b. a hollow rotor body rotatably supported in said casing and forming an annular chamber between the same and said casing with a gas outlet at its top, said body having a gas-cut mud inlet in its lower part and gas outlet and conditioned mud outlet means at its top, said outlet means being at different distances from said inlet,
c. a suction pump mounted on said casing and with its inlet communicating with said gas outlet means, the impeller of said pump being rigidly connected to said rotor body, and
d. a motor mounted on said suction pump for rotating said impeller and said rotor body as a unit to draw gas-cut mud into said body and separate the gas and nongaseous constitutents of the mud by centrifugal action for discharge, respectively, through said gas and conditioned mud outlet means.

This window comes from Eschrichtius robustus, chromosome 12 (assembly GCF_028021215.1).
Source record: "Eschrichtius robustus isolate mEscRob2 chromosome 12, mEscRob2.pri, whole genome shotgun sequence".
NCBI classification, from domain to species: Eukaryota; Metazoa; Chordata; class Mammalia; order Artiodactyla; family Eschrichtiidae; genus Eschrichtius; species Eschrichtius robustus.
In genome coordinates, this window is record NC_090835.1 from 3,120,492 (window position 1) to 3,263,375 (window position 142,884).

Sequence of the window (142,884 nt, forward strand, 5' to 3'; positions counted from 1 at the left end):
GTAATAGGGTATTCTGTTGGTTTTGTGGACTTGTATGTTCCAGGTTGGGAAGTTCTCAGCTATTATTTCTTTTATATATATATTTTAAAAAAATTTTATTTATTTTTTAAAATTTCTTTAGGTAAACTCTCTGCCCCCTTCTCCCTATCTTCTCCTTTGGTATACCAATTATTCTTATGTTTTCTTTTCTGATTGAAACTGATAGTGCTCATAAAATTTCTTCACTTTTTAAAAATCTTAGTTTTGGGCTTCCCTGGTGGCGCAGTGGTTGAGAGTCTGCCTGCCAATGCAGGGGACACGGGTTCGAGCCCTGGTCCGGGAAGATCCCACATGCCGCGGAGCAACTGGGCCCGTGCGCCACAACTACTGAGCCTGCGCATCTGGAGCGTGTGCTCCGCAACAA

13. A degasser apparatus for gas and liquid mixture comprising a gas and liquid separating body, flotation means incorporated with said body and adapted to support said body in substantially uniform relationship with respect to the free surface of a body of the mixture.

14. A degasser as described in claim 13 in which said flotation means comprises a bouyant structure mounting said separating body.

15. A degasser as described in claim 13 further including means for anchoring said apparatus in said body of mixture while permitting rise and fall of the apparatus with said surface.